This is a severe abnormality of the placenta. The problem occurs at the moment when the egg and the sperm meet each other for fertilization. A molar pregnancy happens if the egg is fertilized, but then the placenta develops into an abnormal mass of cysts instead of a healthy fetus.
1 out of every 1,000 pregnancies happens to be a molar one. This condition is also known as gestational trophoblastic disease (GTD).
In the case of complete molar pregnancy, there is no embryo or normal placental tissue. It occurs when the sperm fertilizes an empty egg. Then, no baby is formed. At the same time, the abnormal placenta will grow and produce the pregnancy hormone, known as hCG.
When it is a partial molar pregnancy, there is an embryo and sometimes - a normal placental tissue. The embryo, however, is not normal and is known as a "mole". It begins to develop but is malformed and unable to survive. There is also an extremely rare version of the partial molar pregnancy. It happens when twins are conceived and one embryo begins to develop normally but the other one is a mole. Unfortunately, the healthy embryo will be destroyed by the abnormal tissue pretty quickly.
A molar pregnancy occurs as a result of an abnormally fertilized egg. Normally, human cells contain 23 pairs of chromosomes. In the baby, one chromosome from each pair comes from the father, the other one is from the mother. In the case of a complete molar pregnancy, all of the chromosomes come from the father. Soon after the fertilization has occurred, the chromosomes from the mother egg are get lost or remain inactivated. At the same time, the father's chromosomes are duplicated.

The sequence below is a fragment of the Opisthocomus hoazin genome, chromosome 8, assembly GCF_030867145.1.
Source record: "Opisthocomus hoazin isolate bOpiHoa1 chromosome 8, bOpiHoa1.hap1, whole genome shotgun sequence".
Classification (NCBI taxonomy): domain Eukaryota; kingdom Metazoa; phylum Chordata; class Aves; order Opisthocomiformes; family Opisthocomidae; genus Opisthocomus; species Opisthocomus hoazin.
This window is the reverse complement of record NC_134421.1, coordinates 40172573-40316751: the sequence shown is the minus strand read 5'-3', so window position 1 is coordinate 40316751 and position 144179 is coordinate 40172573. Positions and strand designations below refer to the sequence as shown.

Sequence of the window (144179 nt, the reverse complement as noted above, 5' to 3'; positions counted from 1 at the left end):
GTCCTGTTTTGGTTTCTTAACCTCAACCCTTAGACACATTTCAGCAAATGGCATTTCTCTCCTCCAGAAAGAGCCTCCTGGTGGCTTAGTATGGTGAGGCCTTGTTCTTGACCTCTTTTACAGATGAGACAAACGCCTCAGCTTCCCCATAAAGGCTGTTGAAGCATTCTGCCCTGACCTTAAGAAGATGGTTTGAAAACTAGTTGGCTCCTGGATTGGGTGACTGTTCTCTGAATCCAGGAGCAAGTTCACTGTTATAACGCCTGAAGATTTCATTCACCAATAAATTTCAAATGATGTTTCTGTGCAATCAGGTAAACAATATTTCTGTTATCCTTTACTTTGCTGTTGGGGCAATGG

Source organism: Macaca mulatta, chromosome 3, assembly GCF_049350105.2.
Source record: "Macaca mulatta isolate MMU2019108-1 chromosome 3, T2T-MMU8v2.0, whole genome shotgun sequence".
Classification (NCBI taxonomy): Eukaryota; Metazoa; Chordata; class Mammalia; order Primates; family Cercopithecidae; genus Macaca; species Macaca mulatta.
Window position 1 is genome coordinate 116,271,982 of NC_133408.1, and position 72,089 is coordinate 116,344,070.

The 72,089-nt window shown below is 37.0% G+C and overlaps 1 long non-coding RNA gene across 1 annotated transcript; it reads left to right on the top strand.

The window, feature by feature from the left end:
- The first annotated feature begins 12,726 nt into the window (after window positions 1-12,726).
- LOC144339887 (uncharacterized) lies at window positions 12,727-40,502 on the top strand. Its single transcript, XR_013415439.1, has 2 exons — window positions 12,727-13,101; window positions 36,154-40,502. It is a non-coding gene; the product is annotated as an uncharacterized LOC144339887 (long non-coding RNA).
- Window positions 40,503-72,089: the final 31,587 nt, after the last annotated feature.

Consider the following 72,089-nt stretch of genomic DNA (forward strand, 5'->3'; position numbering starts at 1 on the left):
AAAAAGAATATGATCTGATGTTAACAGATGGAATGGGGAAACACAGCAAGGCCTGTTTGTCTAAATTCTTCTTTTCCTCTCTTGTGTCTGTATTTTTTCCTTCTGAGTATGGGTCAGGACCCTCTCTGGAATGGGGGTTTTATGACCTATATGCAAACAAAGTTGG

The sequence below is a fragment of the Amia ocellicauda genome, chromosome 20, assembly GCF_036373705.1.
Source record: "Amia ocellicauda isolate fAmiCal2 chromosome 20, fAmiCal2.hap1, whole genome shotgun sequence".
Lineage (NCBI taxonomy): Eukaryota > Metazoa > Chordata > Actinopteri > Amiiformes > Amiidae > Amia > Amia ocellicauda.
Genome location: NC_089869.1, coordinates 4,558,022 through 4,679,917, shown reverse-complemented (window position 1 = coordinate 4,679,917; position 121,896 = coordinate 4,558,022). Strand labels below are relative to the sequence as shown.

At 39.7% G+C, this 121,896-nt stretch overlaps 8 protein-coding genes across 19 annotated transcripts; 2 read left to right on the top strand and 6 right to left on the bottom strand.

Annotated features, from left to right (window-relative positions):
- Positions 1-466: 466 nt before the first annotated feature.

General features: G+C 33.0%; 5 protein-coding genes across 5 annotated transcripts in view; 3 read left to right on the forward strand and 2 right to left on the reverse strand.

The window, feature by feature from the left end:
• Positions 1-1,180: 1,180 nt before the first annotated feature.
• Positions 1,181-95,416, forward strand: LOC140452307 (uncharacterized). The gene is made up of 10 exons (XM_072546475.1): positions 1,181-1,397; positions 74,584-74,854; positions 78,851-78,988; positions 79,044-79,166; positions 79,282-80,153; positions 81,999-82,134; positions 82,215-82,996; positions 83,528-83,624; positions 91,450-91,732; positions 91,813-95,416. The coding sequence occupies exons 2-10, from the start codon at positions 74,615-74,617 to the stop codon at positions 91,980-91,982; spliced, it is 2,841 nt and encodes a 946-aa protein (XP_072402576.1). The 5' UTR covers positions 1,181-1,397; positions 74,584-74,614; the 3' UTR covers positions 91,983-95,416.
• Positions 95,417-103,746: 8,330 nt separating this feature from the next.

In the case of a partial or incomplete molar pregnancy, there are chromosomes from the mother. The problem is that the father again provides two sets of chromosomes. So, now the embryo has 69 chromosomes instead of 46. This condition occurs when the father's chromosomes are duplicated or when two sperm fertilize one egg.
A statistics point that in the United States 1 out of 1,000 pregnancies happens to be a molar one. The rate is higher in many Asian countries such as the Philippines. There are other known factors: white women are more endangered than black women; women who have already had a molar pregnancy or a miscarriage are at a higher risk; women over 40, too.
At the beginning, the molar pregnancy may seem like a normal one. Then some of the following symptoms will appear:
If you notice any of these, consult your doctor immediately. During your examination, the specialist might find other symptoms, such as:
Regular visits to the doctor are needed during the whole pregnancy. This will help you find out if there is any problem with you or the baby.
If you have any symptoms of a molar pregnancy, a pelvic exam will help the doctor reveal if you have this condition. It will show if you have an enlargement of the ovaries or the uterus. Testing the levels of the pregnancy hormone hCG will be also a sign whether you have a molar pregnancy.
The doctor will also make you a sonogram which often reveals a "cluster of grapes" in the case of a molar pregnancy.
You should expect from your doctor to perform a physical examination and run a few tests. You need to be done a blood test and an ultrasound exam. The doctor will ask you questions connected with the common molar pregnancy causes and symptoms. Be ready to answer the following questions:
If there are any reasons for your health care provider to suspect a molar pregnancy, a blood test to measure the levels of HCG has to be done. An ultrasound will also show whether there is a problem.